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I grew up in the country, in a house without central heat and air. We had a furnace in the basement and every Saturday in the winter, my two siblings and I would load up in my dad’s Ford F150 and drive down to the woods behind our house. He would cut down a tree and use his chainsaw to make smaller logs so my siblings and I could load it into the bed of the truck. We called it “The Wood Trap” and often joked about how our dad would wake us up on Saturday mornings singing, “it’s time for the Wood Trap.” After the truck bed was full, we would drive back to the house, unload the wood and sip hot chocolate until we warmed up.

My dad would make trips throughout the day to add wood to the furnace. The Midwest winters were cold but we were always warm. The nighttime was tricky though. My dad chose wood that would last through the night so he wouldn’t have to wake up and add wood to the fire. I was just visiting my parents over winter break and my mom reminded me, “green wood holds.” My parents now have central heat and air but her knowledge of firewood has stuck with her. Green wood holds because it burns longer and can endure the night.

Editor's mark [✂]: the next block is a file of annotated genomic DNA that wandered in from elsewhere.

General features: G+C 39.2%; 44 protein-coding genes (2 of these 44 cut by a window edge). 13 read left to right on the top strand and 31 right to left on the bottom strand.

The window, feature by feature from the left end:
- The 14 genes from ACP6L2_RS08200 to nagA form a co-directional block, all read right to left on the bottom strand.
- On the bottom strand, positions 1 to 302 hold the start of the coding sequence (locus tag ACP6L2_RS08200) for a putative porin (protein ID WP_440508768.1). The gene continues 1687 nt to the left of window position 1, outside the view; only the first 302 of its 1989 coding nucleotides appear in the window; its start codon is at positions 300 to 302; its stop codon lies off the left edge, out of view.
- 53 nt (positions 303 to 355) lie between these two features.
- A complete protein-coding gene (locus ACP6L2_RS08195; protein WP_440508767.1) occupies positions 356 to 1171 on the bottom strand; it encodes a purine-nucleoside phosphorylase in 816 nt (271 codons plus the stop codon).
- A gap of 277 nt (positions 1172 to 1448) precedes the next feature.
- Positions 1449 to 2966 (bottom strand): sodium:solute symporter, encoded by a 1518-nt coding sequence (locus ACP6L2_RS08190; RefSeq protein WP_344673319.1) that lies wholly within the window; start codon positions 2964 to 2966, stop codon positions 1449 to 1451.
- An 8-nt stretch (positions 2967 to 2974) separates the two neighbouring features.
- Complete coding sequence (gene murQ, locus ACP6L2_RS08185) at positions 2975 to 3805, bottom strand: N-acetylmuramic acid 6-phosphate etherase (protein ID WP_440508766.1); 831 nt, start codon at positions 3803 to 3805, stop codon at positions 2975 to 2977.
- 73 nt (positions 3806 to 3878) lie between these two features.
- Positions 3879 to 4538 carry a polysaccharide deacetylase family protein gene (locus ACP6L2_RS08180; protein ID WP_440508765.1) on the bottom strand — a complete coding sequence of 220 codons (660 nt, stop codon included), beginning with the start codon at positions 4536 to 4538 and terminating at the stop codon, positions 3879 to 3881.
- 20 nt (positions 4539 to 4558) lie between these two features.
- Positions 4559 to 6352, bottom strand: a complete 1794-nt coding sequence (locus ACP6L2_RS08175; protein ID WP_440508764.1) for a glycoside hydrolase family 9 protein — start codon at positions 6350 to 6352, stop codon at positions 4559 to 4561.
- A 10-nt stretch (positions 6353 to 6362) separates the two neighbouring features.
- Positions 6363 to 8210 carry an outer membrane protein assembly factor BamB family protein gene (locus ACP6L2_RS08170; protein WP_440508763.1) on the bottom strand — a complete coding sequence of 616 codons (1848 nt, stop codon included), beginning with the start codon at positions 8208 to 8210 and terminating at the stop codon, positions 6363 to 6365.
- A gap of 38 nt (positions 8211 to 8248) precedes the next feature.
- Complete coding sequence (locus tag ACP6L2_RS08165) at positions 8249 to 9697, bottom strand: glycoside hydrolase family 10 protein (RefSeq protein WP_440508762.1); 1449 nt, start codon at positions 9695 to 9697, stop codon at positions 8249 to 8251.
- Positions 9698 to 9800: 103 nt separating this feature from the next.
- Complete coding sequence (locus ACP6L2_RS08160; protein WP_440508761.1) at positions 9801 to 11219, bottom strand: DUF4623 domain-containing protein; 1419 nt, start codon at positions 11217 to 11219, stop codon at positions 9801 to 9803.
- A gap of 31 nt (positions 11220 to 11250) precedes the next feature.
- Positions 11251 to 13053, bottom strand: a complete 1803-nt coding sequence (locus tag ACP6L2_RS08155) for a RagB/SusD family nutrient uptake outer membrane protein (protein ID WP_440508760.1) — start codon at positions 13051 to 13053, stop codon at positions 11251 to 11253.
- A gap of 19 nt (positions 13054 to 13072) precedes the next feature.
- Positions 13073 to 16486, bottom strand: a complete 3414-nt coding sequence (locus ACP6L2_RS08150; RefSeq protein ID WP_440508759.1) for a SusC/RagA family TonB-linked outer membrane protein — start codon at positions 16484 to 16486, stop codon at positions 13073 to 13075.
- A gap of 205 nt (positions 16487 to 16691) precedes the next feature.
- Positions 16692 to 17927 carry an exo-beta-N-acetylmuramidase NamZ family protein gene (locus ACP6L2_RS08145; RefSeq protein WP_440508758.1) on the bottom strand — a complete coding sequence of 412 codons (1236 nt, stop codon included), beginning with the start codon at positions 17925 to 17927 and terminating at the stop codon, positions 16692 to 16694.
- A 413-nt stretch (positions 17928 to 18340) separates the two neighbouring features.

What things will we put in place this year that will “hold?” New habits, strategies, self-care, personal goals, etc. What preparation do we need to put in place to accomplish our goals? As parents, how can we prepare children to handle the “winters” of their lives. Are we helping them prepare or holding our breath hoping the winter will be mild?

One thing modern conveniences has allowed us is the privilege of not preparing. We are lucky enough to have central heat and air and trust that if our unit goes out, we can call our handyman and it will be fixed right away. In today’s climate of mental health, things are not so easy. Wait lists are long and we might not get help as soon as we think.

Building emotional emotional muscles is the green wood of mental health. It lasts. It takes kids through the winters of their lives, and allows them to handle whatever comes their way. The first step to building emotional muscles is to start teaching kids about emotions early. The second step is to teach them strategies to handle their emotions. No matter the winter, the strategies will hold.

As you think about this year and what you want for your kids, I encourage you to allow your children to go through difficult times. The “winters” of our lives are what make us strong. You don’t need to leave them alone during the winter but you can teach them strategies such as “Square Breathing,” “Change the Channel” and “Brain Plate” to help them get by. The winters are harsh and cold but when the Spring comes, we are grateful for all we have learned.

I am grateful for you all and for the lessons I have learned during the winters of my life. I wouldn’t be who I am without them and I know you wouldn’t be either.

To Building Emotional Muscles in 2023,

Allison

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